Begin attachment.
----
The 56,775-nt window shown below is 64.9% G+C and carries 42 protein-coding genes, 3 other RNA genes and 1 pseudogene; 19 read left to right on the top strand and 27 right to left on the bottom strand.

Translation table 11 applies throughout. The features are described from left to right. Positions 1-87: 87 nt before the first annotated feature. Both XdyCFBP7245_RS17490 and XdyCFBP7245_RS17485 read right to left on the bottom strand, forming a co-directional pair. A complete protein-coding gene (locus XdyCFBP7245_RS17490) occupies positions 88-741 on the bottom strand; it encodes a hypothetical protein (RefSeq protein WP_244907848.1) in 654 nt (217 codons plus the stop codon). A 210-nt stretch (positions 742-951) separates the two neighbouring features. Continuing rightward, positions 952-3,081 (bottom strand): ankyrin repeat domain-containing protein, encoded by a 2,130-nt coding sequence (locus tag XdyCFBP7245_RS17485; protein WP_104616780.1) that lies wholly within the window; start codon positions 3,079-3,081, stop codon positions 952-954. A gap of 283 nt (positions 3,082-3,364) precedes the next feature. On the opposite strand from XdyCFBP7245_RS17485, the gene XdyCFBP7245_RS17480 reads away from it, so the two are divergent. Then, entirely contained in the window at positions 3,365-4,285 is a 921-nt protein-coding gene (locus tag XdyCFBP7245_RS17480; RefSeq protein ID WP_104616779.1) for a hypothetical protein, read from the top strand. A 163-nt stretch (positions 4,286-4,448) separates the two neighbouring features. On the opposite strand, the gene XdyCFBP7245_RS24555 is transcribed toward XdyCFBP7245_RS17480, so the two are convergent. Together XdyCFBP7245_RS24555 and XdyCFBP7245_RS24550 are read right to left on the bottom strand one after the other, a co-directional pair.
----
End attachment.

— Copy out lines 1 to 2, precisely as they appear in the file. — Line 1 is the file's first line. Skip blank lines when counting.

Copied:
The 56,775-nt window shown below is 64.9% G+C and carries 42 protein-coding genes, 3 other RNA genes and 1 pseudogene; 19 read left to right on the top strand and 27 right to left on the bottom strand.

Translation table 11 applies throughout. The features are described from left to right. Positions 1-87: 87 nt before the first annotated feature. Both XdyCFBP7245_RS17490 and XdyCFBP7245_RS17485 read right to left on the bottom strand, forming a co-directional pair. A complete protein-coding gene (locus XdyCFBP7245_RS17490) occupies positions 88-741 on the bottom strand; it encodes a hypothetical protein (RefSeq protein WP_244907848.1) in 654 nt (217 codons plus the stop codon). A 210-nt stretch (positions 742-951) separates the two neighbouring features. Continuing rightward, positions 952-3,081 (bottom strand): ankyrin repeat domain-containing protein, encoded by a 2,130-nt coding sequence (locus tag XdyCFBP7245_RS17485; protein WP_104616780.1) that lies wholly within the window; start codon positions 3,079-3,081, stop codon positions 952-954. A gap of 283 nt (positions 3,082-3,364) precedes the next feature. On the opposite strand from XdyCFBP7245_RS17485, the gene XdyCFBP7245_RS17480 reads away from it, so the two are divergent. Then, entirely contained in the window at positions 3,365-4,285 is a 921-nt protein-coding gene (locus tag XdyCFBP7245_RS17480; RefSeq protein ID WP_104616779.1) for a hypothetical protein, read from the top strand. A 163-nt stretch (positions 4,286-4,448) separates the two neighbouring features. On the opposite strand, the gene XdyCFBP7245_RS24555 is transcribed toward XdyCFBP7245_RS17480, so the two are convergent. Together XdyCFBP7245_RS24555 and XdyCFBP7245_RS24550 are read right to left on the bottom strand one after the other, a co-directional pair.